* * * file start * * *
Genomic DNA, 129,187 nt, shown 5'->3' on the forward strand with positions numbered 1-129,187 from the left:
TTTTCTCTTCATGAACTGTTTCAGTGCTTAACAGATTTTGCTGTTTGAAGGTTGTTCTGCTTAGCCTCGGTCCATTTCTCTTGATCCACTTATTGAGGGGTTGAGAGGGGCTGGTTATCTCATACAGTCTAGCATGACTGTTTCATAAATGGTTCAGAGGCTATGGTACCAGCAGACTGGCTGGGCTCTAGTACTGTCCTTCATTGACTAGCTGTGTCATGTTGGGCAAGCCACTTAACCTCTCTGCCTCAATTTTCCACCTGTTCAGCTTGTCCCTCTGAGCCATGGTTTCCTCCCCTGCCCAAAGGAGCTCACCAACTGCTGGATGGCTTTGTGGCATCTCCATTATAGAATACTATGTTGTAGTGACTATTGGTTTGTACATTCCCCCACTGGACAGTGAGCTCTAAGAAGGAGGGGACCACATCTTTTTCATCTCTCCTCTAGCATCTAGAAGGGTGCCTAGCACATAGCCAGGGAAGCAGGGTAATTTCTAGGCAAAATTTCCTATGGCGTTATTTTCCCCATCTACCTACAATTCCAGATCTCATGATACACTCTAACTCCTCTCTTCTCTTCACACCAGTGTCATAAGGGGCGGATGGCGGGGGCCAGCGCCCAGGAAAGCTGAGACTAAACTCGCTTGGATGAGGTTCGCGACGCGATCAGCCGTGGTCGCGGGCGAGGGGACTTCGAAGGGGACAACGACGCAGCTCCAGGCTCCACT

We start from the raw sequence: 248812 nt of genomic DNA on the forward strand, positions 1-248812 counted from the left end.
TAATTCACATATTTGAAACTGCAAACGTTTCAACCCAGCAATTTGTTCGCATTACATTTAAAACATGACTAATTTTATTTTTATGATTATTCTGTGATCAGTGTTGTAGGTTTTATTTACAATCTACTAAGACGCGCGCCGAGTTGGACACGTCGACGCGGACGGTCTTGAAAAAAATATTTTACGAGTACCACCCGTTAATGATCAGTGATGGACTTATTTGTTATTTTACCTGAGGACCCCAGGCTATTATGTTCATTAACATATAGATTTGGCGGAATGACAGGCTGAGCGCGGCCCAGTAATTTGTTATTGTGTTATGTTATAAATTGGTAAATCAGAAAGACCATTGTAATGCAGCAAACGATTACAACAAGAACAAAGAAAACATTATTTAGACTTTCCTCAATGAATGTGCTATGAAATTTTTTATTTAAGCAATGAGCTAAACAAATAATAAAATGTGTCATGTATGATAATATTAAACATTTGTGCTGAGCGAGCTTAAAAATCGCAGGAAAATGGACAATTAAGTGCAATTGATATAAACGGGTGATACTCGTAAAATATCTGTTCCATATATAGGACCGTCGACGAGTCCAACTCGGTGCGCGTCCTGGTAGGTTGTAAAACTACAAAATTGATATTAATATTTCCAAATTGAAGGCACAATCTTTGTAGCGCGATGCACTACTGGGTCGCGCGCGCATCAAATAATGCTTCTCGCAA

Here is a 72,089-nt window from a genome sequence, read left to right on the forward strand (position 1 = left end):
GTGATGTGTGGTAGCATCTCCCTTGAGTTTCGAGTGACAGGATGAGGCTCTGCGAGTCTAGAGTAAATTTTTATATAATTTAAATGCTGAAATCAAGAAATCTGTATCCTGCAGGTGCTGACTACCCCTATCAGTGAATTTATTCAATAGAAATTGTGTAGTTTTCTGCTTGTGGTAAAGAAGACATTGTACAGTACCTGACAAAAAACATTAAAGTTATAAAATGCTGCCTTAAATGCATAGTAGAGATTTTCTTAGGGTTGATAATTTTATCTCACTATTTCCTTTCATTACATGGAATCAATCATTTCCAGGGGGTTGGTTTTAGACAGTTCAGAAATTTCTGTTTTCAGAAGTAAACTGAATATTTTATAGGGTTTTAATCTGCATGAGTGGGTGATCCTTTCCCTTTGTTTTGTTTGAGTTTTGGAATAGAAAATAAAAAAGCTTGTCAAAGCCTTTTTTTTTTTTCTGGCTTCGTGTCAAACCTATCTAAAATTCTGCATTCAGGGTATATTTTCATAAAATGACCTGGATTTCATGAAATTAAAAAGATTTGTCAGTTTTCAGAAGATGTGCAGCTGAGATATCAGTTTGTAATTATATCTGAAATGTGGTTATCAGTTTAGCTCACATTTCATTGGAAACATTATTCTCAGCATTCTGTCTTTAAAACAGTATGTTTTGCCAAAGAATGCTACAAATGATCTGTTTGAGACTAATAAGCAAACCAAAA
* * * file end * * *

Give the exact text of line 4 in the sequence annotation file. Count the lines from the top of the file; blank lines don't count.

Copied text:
TAATTCACATATTTGAAACTGCAAACGTTTCAACCCAGCAATTTGTTCGCATTACATTTAAAACATGACTAATTTTATTTTTATGATTATTCTGTGATCAGTGTTGTAGGTTTTATTTACAATCTACTAAGACGCGCGCCGAGTTGGACACGTCGACGCGGACGGTCTTGAAAAAAATATTTTACGAGTACCACCCGTTAATGATCAGTGATGGACTTATTTGTTATTTTACCTGAGGACCCCAGGCTATTATGTTCATTAACATATAGATTTGGCGGAATGACAGGCTGAGCGCGGCCCAGTAATTTGTTATTGTGTTATGTTATAAATTGGTAAATCAGAAAGACCATTGTAATGCAGCAAACGATTACAACAAGAACAAAGAAAACATTATTTAGACTTTCCTCAATGAATGTGCTATGAAATTTTTTATTTAAGCAATGAGCTAAACAAATAATAAAATGTGTCATGTATGATAATATTAAACATTTGTGCTGAGCGAGCTTAAAAATCGCAGGAAAATGGACAATTAAGTGCAATTGATATAAACGGGTGATACTCGTAAAATATCTGTTCCATATATAGGACCGTCGACGAGTCCAACTCGGTGCGCGTCCTGGTAGGTTGTAAAACTACAAAATTGATATTAATATTTCCAAATTGAAGGCACAATCTTTGTAGCGCGATGCACTACTGGGTCGCGCGCGCATCAAATAATGCTTCTCGCAA